You know that situation when you’re out dining with friends and one orders the grilled fish. She always does. And she insists on a side salad which no-one else wants to pay for. Another always has a big bowl of pasta with a big serve of warm bread on the side. Maybe even two. Another is waiting to see what everyone else orders before taking the plunge, making sure it’s the best, and there’s the one who has the deep fried fantasy followed by Tiramisu, all washed down with five wines and an explanation that is part boast, part guilt: "I just have a good metabolism."
And it looks as though she does. In many years of friendship she has barely gained a pound, wears beautiful clothes and eats up a storm.
But what’s really going on behind that treacherous diet may well be another story.
I went to school with a lot of people who ate rubbish but were thin. I wasn’t thin but had to look after myself so set about learning as much as I could about food. Now I look 10 years younger and they’re all overweight.
Eventually the bad food catches up with you. Again, this proves my mantra that it’s not always about the weight. Being thin doesn’t necessarily mean being healthy. I had an aunty who was always thin but she smoked like a chimney, drank too much alcohol and died at the very young age of 55.
The truth really lies in blood tests. That’s how we can get the best picture of what’s really going on with your internal organs, insulin levels and metabolic function. You really don’t have to be overweight to be unhealthy.
A bad diet will inevitably mess with your metabolic function, cause higher oxidation to your skin and will affect your gut microbiome – at some point. Even if you get away with it for a long time by not gaining body fat, I’m sure a blood test result would be either worrying or down right threatening.
There’s no great pride to be had in eating the unhealthiest options on the menu. The more we know about food, the more we look to food choices for insight about people’s mentality.
Is that just a plate of chips or is it a political statement? Maybe it’s a reflection of your emotional state, or an escape or `I can eat what I want and no-one can stop me’ type of mentality. My favourite is `I deserve a treat’ or `You have to live your life’ or `Life is too short.’ I can tell you life will be very short if you keep eating junk food, processed food and a lot of alcohol and soda.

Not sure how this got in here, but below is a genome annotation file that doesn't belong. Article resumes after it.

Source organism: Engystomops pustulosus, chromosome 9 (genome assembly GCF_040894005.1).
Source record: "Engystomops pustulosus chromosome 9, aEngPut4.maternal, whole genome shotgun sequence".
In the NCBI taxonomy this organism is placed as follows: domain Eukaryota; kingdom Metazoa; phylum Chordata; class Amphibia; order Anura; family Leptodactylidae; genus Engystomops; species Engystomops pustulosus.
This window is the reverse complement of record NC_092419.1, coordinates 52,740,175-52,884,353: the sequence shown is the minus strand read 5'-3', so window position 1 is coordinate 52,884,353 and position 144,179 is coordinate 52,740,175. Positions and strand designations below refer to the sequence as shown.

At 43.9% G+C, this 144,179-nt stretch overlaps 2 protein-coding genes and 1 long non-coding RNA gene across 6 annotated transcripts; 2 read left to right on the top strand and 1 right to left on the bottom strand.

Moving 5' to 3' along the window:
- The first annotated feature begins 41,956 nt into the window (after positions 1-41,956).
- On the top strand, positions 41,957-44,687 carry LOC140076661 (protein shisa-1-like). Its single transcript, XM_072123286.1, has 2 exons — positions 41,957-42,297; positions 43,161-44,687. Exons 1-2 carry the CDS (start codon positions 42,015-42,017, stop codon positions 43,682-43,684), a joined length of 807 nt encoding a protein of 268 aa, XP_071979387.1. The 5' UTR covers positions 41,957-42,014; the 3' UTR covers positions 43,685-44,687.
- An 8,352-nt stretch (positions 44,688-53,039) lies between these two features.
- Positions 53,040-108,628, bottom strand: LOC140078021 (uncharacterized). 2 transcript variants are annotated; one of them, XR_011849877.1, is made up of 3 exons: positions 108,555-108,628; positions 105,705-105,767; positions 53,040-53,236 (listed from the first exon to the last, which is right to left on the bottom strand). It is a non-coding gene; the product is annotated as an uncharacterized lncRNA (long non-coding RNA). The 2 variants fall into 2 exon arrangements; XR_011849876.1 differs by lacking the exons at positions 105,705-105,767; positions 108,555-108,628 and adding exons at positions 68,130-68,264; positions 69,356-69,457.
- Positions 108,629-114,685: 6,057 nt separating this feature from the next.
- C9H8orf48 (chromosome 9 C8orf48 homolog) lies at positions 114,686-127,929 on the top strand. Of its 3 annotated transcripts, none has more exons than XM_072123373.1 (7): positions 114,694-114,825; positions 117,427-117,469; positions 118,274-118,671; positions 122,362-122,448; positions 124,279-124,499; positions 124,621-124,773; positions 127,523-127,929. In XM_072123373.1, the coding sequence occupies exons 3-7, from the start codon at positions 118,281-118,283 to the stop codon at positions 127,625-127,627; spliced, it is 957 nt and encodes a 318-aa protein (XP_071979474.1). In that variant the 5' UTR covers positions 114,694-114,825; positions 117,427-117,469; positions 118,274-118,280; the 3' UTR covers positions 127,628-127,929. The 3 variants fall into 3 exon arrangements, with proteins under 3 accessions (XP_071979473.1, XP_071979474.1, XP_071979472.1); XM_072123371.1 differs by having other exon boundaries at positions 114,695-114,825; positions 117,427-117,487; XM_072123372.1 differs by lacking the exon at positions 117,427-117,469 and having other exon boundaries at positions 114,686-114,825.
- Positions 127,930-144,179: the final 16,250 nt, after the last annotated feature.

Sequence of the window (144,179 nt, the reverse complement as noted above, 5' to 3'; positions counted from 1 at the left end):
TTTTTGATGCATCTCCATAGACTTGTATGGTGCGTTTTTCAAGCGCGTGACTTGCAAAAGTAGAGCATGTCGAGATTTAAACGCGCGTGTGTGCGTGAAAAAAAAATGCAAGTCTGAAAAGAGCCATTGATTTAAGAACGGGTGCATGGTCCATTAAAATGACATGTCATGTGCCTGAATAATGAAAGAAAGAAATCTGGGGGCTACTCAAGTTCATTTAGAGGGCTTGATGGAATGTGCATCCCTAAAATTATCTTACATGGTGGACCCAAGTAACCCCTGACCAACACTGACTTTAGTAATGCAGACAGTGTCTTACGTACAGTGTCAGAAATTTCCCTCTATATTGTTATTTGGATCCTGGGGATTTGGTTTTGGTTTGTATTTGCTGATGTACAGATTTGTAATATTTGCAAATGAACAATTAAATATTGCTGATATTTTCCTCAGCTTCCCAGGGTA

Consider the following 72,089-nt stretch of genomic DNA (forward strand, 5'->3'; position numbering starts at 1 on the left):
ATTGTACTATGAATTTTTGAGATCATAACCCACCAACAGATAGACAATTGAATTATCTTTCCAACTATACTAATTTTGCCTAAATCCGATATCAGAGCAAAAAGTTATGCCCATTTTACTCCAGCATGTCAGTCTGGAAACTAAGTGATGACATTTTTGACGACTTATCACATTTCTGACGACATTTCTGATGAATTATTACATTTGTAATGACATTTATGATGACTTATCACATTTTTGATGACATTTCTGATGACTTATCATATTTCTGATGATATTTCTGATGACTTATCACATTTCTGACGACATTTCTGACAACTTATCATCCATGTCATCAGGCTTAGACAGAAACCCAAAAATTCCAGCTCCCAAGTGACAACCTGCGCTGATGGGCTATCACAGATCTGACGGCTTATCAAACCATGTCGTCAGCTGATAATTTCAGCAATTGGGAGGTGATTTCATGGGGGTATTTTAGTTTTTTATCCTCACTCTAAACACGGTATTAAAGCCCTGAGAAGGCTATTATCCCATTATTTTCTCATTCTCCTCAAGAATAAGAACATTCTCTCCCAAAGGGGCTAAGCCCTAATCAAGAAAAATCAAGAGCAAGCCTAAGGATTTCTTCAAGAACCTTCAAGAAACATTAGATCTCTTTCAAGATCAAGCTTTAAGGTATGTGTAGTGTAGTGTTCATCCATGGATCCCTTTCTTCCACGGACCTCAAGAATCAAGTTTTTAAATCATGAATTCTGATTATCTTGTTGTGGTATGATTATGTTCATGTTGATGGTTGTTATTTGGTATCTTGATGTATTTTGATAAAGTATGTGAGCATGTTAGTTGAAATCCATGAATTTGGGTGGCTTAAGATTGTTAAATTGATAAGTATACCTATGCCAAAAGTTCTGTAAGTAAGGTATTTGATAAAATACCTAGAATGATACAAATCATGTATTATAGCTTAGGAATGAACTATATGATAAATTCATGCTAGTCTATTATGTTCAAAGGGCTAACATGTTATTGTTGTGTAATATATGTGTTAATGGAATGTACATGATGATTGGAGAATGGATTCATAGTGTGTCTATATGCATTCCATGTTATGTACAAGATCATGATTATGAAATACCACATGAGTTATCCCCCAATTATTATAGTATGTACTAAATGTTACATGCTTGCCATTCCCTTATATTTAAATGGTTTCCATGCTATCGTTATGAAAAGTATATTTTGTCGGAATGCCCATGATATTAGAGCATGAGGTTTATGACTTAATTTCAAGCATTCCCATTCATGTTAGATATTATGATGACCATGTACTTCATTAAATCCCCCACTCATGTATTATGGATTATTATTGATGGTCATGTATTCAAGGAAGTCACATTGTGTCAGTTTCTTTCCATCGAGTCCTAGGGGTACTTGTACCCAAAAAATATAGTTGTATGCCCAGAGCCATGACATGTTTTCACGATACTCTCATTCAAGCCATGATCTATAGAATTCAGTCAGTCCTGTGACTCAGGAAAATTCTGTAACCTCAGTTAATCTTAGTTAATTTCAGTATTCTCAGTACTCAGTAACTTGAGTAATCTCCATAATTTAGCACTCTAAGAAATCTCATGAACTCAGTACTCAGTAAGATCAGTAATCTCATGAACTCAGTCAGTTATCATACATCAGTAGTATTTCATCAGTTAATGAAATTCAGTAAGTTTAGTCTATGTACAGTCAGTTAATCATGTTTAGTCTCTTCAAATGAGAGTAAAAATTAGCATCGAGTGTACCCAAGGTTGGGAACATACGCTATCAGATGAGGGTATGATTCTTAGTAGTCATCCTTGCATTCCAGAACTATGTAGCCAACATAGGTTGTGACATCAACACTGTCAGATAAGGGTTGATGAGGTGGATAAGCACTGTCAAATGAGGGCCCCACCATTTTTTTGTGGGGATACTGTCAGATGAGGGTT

I have a different approach. I don’t think you’re living by beating yourself up with bad food. I don’t think it’s living to be basking in the glow of a beautiful sunset that you have to wash down with a bottle of wine. Really? Isn’t it good enough without the nasty trimmings? I also don’t think that living life to the full means ensuring you eat food that makes you feel fatigued, sluggish, depressed and irritable.
That’s not living `all out’. It’s usually peer pressure. There are a lot of food bullies out there who like to call attention to the person at the table who’s eating the healthy grilled fish and salad, causing self-consciousness and that awful feeling of being in the spotlight and having to explain that, well, you just like it. The food bully is invariably the one who knows he or she isn’t eating mindfully so they want everyone to join the catastrophe to make it truly complete. Then, they feel validated about filling up on refined foods with nothing green or leafy in sight.
I often encounter people who want a break from healthy eating because they tell themselves they need a treat once in a while which prompts me to ask what is a treat really? Is it a treat to eat an inflammatory bunch of sugar that will have a negative impact on your body? Maybe you don’t believe it will do that much harm but, I can tell you, the science definitely says otherwise. There’s a reason people complain of a sugar hangover – because it’s real. It’s not just the main cause of obesity in the western world but, as a study from the 2014 JAPA Internal Medicine journal found, there’s also a strong correlation between a high sugar diet and dying from heart disease. The liver metabolises sugar in a way that converts it to fat, often leading to fatty liver disease and being a major risk factor of diabetes as well as heart disease.
So, for me, a treat is one of the countless ways to do something for myself that’s actually good for me, not destructive. Or if someone wants to offer me the treat, that’s fine too. I’m not fussy where it originates but it’s not going to come from the cake shop or pizza restaurant. It’s carving out time to do something really nice for yourself. A treat is to be kind to me. It’s making time to exercise in whichever way I chose in a beautiful park or in the country, getting my nails done, a soothing pedicure, feeling really good in my skin, buying beautiful food at the market, getting a massage. It really isn’t shoving sugar or alcohol in my face. That’s not a treat. It’s a cry for help.
We’re so conditioned to think a treat or a cheat meal is understandable, permissible or, my favourite, deserved. It’s really just a way to set yourself up for failure. So, ask yourself what does a treat really mean to you? And, maybe you’ve never gained weight from the fake, rubbish, food but the whole picture may not be visible to the eye or on the scales. It will be having a negative effect somewhere at some time. It’s just a matter of when.